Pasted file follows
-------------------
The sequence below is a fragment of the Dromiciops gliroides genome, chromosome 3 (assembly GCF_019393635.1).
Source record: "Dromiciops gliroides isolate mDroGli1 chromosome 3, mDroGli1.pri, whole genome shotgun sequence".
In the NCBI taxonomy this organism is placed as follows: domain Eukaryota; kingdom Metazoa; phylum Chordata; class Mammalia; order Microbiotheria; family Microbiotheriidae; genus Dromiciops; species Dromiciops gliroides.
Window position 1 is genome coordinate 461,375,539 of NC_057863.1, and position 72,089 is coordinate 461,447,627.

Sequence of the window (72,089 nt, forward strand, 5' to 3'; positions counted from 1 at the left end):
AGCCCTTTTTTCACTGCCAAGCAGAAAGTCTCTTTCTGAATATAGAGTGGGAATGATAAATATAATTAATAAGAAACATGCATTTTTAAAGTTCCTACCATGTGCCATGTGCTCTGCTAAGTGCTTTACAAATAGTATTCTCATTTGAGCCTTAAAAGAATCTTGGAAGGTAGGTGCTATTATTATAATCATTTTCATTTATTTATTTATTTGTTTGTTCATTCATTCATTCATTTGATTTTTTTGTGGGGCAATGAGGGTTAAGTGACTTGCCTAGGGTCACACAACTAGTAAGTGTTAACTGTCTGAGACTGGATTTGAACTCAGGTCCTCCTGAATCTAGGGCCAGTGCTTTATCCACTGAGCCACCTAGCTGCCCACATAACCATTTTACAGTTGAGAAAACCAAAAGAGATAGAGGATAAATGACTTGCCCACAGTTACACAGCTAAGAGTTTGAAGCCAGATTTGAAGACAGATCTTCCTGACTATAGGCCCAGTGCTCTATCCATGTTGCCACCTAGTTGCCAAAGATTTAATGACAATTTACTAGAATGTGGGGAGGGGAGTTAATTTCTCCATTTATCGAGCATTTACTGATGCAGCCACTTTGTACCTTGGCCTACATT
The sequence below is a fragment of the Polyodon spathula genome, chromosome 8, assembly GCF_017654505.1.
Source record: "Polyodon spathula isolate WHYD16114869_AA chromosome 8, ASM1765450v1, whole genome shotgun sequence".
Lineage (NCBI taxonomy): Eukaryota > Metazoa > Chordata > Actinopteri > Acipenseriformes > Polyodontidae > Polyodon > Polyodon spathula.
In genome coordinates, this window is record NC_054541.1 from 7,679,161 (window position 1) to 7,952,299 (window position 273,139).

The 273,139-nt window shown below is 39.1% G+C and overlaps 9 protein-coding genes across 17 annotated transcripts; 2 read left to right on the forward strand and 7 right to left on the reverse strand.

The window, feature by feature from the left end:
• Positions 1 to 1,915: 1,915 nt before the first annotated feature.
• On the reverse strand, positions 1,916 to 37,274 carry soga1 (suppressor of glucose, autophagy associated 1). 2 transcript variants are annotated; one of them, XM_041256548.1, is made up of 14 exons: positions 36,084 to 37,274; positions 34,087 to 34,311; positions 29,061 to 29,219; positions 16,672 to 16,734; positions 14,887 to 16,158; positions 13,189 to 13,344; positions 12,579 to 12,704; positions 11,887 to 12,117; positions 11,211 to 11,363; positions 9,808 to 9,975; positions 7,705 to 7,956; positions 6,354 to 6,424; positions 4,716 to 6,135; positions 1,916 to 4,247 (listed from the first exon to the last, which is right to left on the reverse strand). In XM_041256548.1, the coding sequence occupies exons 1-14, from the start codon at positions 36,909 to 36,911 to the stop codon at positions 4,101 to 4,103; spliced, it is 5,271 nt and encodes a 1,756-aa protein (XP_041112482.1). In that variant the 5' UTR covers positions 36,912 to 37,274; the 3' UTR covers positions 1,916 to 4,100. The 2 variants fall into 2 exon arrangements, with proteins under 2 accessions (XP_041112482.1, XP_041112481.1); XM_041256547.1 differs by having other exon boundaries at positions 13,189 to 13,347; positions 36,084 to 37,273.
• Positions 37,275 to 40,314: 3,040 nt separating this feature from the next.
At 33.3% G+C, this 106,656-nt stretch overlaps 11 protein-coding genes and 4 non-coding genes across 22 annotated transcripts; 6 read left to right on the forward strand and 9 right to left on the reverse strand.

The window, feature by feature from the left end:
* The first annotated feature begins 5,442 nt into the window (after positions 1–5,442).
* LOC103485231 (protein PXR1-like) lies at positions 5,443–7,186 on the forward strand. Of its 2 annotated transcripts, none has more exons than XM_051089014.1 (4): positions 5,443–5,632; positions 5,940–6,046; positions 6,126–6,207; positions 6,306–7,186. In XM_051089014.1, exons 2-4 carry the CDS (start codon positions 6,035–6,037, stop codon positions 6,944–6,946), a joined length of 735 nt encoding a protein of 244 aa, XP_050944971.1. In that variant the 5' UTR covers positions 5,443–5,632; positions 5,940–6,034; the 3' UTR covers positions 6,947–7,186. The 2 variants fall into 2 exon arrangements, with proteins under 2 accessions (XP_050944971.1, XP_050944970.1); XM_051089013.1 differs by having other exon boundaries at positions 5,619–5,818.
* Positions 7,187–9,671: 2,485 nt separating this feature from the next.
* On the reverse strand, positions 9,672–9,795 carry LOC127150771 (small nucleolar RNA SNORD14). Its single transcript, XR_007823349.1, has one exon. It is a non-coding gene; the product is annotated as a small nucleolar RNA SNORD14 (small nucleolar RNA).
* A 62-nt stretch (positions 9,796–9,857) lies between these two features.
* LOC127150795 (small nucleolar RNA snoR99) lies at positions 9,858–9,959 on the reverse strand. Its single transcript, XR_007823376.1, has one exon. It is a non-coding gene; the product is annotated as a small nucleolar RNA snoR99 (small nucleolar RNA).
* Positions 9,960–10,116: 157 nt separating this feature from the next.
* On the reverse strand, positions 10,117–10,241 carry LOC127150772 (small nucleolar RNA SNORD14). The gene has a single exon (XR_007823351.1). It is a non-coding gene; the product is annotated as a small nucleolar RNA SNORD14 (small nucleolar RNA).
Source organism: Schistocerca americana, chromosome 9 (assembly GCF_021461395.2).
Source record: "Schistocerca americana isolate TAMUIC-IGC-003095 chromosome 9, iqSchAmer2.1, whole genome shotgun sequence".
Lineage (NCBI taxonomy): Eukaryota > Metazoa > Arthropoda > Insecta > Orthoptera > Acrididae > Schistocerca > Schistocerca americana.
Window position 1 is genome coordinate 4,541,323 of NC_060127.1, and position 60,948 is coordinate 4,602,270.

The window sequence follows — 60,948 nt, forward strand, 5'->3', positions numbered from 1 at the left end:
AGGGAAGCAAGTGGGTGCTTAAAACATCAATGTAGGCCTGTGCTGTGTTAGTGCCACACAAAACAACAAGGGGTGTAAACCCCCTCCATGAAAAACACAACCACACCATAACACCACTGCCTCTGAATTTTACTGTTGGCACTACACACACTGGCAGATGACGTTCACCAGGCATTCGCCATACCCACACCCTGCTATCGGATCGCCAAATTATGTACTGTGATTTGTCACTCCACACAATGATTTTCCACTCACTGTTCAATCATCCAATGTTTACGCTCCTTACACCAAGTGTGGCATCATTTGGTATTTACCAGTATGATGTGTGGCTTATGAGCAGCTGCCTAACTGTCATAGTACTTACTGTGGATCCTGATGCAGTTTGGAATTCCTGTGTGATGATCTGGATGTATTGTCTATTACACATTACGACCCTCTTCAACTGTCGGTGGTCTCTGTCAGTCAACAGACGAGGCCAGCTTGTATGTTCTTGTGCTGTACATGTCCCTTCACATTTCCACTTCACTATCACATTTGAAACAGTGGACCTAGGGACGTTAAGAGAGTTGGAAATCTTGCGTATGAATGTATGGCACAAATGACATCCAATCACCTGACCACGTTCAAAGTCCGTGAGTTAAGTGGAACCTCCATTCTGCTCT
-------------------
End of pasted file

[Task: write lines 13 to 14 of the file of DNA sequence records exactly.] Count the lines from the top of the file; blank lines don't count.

• Positions 1 to 1,915: 1,915 nt before the first annotated feature.
• On the reverse strand, positions 1,916 to 37,274 carry soga1 (suppressor of glucose, autophagy associated 1). 2 transcript variants are annotated; one of them, XM_041256548.1, is made up of 14 exons: positions 36,084 to 37,274; positions 34,087 to 34,311; positions 29,061 to 29,219; positions 16,672 to 16,734; positions 14,887 to 16,158; positions 13,189 to 13,344; positions 12,579 to 12,704; positions 11,887 to 12,117; positions 11,211 to 11,363; positions 9,808 to 9,975; positions 7,705 to 7,956; positions 6,354 to 6,424; positions 4,716 to 6,135; positions 1,916 to 4,247 (listed from the first exon to the last, which is right to left on the reverse strand). In XM_041256548.1, the coding sequence occupies exons 1-14, from the start codon at positions 36,909 to 36,911 to the stop codon at positions 4,101 to 4,103; spliced, it is 5,271 nt and encodes a 1,756-aa protein (XP_041112482.1). In that variant the 5' UTR covers positions 36,912 to 37,274; the 3' UTR covers positions 1,916 to 4,100. The 2 variants fall into 2 exon arrangements, with proteins under 2 accessions (XP_041112482.1, XP_041112481.1); XM_041256547.1 differs by having other exon boundaries at positions 13,189 to 13,347; positions 36,084 to 37,273.